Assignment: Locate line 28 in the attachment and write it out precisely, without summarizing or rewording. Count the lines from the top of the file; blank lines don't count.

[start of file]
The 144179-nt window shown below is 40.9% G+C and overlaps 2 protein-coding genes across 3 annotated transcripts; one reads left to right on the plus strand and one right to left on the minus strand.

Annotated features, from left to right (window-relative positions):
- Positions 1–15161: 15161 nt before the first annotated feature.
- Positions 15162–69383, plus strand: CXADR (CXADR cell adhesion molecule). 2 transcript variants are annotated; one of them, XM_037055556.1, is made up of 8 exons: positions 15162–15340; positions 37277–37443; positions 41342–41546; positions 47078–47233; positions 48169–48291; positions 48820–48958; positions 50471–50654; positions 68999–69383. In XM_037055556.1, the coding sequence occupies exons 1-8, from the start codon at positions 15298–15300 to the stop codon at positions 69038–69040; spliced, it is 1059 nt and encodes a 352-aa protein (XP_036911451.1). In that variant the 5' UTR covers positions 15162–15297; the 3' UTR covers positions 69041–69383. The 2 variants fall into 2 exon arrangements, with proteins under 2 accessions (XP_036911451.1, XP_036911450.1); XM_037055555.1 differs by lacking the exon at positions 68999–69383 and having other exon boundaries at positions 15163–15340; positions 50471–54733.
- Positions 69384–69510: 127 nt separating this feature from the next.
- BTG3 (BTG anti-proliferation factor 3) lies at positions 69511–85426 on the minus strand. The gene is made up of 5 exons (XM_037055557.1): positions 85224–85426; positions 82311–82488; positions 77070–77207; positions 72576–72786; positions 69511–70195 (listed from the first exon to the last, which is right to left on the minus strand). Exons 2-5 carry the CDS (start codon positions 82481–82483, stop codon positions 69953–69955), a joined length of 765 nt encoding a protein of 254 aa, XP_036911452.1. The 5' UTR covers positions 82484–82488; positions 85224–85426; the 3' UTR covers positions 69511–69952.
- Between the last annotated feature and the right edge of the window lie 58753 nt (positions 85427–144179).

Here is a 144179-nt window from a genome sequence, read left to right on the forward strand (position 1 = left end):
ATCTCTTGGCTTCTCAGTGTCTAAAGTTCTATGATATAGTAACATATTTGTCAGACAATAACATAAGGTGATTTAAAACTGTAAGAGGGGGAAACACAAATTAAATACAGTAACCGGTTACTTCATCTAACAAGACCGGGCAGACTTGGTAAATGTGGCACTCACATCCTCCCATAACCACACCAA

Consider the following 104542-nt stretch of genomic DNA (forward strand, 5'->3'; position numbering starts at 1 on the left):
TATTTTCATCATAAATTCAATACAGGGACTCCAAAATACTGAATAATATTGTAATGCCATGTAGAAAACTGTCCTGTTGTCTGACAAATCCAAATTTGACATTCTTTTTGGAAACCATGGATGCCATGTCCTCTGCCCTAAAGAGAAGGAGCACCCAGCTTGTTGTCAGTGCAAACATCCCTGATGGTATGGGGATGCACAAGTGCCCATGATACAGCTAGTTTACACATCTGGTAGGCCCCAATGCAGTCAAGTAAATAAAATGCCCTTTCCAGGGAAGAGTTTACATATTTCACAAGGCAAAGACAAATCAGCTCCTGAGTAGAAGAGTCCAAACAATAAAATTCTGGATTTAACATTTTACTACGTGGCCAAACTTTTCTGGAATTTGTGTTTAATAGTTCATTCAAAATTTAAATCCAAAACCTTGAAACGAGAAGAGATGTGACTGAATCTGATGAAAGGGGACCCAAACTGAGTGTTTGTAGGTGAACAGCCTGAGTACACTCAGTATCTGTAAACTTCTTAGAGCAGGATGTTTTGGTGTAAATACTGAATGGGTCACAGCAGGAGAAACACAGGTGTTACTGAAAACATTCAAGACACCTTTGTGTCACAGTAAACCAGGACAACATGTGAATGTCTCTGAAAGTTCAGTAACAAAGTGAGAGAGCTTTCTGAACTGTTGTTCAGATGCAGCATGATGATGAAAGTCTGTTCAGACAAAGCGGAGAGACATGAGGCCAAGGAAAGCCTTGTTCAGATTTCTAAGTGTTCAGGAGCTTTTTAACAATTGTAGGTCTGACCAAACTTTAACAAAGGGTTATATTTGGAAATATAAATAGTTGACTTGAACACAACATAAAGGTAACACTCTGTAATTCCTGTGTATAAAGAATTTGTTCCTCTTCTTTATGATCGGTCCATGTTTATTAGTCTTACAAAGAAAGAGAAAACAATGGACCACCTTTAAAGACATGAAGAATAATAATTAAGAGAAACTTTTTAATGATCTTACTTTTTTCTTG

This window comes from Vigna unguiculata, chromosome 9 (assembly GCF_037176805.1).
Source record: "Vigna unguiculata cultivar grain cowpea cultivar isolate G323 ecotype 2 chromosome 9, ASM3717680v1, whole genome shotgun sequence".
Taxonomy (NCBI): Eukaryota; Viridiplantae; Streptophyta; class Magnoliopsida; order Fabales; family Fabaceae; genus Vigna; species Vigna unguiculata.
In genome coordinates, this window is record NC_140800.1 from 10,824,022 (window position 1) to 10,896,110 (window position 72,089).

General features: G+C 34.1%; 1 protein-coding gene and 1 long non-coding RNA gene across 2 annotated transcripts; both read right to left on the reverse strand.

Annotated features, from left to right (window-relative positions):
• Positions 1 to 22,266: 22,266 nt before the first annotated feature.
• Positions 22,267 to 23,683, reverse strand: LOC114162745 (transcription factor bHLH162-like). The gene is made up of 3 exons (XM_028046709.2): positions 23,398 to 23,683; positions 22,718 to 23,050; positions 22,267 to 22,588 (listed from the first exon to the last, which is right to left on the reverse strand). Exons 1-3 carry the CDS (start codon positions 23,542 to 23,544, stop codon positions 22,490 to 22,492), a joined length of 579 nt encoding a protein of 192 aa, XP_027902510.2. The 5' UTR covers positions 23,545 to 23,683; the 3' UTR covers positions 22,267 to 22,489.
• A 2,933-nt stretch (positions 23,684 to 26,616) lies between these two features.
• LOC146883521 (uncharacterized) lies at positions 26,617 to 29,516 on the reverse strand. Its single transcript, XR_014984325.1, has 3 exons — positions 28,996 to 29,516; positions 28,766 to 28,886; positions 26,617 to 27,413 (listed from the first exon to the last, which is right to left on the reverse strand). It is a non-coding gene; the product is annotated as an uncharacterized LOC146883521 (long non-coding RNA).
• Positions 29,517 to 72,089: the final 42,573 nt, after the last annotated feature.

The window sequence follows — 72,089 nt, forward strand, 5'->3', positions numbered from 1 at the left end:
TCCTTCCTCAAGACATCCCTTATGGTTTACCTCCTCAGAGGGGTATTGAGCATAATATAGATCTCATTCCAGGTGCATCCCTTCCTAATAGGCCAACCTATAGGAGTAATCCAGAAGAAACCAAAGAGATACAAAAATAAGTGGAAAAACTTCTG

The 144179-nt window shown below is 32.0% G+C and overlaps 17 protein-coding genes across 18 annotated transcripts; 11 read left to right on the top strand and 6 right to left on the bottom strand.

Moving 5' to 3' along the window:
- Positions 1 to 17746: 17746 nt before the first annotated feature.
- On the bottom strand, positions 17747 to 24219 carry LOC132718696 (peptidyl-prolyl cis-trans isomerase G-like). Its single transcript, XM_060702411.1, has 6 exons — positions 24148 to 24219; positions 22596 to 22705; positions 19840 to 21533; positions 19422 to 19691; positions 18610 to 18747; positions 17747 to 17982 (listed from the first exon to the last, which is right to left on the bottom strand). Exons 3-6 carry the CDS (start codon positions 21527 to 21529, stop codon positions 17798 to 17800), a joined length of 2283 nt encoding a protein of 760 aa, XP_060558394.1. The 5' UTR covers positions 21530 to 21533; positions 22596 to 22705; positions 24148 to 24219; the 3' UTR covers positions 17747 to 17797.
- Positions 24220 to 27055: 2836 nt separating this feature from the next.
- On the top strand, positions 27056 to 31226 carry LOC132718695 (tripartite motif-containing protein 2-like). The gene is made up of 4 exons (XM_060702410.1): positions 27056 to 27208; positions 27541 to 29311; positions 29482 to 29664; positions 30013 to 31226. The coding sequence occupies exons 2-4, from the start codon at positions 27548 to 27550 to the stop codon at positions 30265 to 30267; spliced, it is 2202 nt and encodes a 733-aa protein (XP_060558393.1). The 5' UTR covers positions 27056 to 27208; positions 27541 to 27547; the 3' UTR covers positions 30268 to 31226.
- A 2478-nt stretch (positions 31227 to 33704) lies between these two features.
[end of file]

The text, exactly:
- On the bottom strand, positions 17747 to 24219 carry LOC132718696 (peptidyl-prolyl cis-trans isomerase G-like). Its single transcript, XM_060702411.1, has 6 exons — positions 24148 to 24219; positions 22596 to 22705; positions 19840 to 21533; positions 19422 to 19691; positions 18610 to 18747; positions 17747 to 17982 (listed from the first exon to the last, which is right to left on the bottom strand). Exons 3-6 carry the CDS (start codon positions 21527 to 21529, stop codon positions 17798 to 17800), a joined length of 2283 nt encoding a protein of 760 aa, XP_060558394.1. The 5' UTR covers positions 21530 to 21533; positions 22596 to 22705; positions 24148 to 24219; the 3' UTR covers positions 17747 to 17797.